So far, South Carolina’s correctional system has managed to duck the high infection rates plaguing prisons in states like Ohio and Mississippi. According to Bryan Stirling, director of the South Carolina Department of Corrections, 35 of the department's nearly 5,000 staff members have tested positive for the coronavirus. Three of those work at Kirkland Correctional Institution, where a 69-year-old inmate with pre-existing health conditions, has tested positive. As of this report, the inmate is in the hospital and is the sole positive among the inmate population in the state.
SCDC also has had one death – a guard at Lee Correctional. His family has requested that he not be further identified, but Stirling confirmed that the guard did die from COVID-19.
"We’re not sure if he got it at Lee," Stirling said, "but we’ll find out later, once the tracing is done."
SCDC is working with state medical institutions and the Department of Health and Environmental Control to perform contact tracing – a kind of reverse engineering process that follows the steps back towards where a person with COVID-19 most likely came into contact with it. And the protocols to get inside are so strict that even the director himself has to go through a screening process every time he shows up at work.
“I fill out a form – have I been around anybody who’s tested positive, have I traveled to any hotspots, do I feel sick? Things of that nature,” Stirling said. “My temperature is taken and I’m let in if I don’t have a temperature. We do that at every institution.”
Inside the prisons, largely self-isolated inmates and staff in protective gear clean their facilities every two hours. Moreover, Stirling said, SCDC has taken extra precautions with protective equipment for inmates. They each get two masks – one to wear while the other is being washed – and access to soap and hand sanitizer to complement the usual social distancing and safe practices guidelines.
Stirling said the inmates are handling the situation well. Other than the masks and cleaning, inmates’ days have not changed all that much. Thy still dine together, get time outside, and sleep in their cells.
What has changed, however, is contact with families and visitors. With access cut off, family members tell SCDC that they worry about what’s happening to those inside, said department spokeswoman Chrysti Shain.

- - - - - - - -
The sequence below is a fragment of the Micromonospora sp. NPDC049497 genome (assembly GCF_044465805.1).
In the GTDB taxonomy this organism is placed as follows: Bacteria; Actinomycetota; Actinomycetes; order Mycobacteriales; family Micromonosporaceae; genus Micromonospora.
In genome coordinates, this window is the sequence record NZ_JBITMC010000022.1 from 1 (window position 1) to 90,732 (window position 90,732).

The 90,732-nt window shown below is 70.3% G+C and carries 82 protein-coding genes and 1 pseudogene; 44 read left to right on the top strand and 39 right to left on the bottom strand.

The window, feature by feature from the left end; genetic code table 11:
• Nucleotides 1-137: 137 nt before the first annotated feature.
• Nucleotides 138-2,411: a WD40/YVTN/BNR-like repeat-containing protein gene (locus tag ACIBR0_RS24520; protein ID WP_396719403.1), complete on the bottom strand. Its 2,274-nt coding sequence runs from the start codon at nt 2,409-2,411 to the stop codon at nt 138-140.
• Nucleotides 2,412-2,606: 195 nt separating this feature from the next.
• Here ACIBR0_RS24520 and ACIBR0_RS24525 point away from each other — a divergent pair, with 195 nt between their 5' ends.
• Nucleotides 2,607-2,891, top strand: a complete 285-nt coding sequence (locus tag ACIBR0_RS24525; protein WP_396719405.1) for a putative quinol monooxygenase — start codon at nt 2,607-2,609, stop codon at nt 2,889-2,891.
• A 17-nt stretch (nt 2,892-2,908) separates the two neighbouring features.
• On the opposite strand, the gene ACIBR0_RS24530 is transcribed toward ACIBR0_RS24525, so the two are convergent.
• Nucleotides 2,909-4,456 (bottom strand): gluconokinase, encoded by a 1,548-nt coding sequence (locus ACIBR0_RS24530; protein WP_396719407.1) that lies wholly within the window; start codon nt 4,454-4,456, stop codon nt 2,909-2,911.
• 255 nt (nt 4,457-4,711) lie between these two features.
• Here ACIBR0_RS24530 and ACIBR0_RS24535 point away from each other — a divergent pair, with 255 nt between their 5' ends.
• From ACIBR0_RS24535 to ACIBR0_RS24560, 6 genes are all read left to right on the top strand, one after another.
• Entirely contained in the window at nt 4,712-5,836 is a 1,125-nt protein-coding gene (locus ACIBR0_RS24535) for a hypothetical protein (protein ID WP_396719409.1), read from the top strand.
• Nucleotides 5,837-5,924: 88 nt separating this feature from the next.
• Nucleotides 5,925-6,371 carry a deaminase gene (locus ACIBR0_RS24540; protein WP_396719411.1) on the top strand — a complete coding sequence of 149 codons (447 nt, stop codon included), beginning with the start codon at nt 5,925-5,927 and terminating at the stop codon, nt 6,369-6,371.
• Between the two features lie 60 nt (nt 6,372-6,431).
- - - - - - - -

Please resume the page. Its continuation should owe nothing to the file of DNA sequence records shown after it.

Stirling said the department is “doing literally everything we can to try and keep their loved ones that are incarcerated safe and keep our employees safe.” That includes vigorous pre-entry screenings and the aforementioned heavier cleaning schedule.
Still, some groups, including the American Civil Liberties Union, argue that the best way to keep safe higher-risk inmates with less time left on their sentences would be to release them. The ACLU recently sent a letter to Gov. Henry McMaster’s office asking for early release for some inmates, and followed up with a formal lawsuit.
But neither the SCDC nor the governor of South Carolina has the authority to release anyone early or pardon a sentence.
“The governor only has authority to commute a death sentence to life,” Stirring said. “That’s all the law allows, so we have no authority to release anybody early.”
Stirling said one thing that is helping is that police agencies and courts are sending fewer inmates to jail right now. What was a flow of 40 or 50 new prisoners brought in per day has slowed to a handful. And all new inmates are being processed at only two facilities before they’re allowed into the general population – men at Kirkland Correctional and women at Camille Correctional, both in Columbia.
Scott Morgan is the Upstate Multimedia Report for South Carolina Public Radio. Follow Scott on Twitter @ByScottMorgan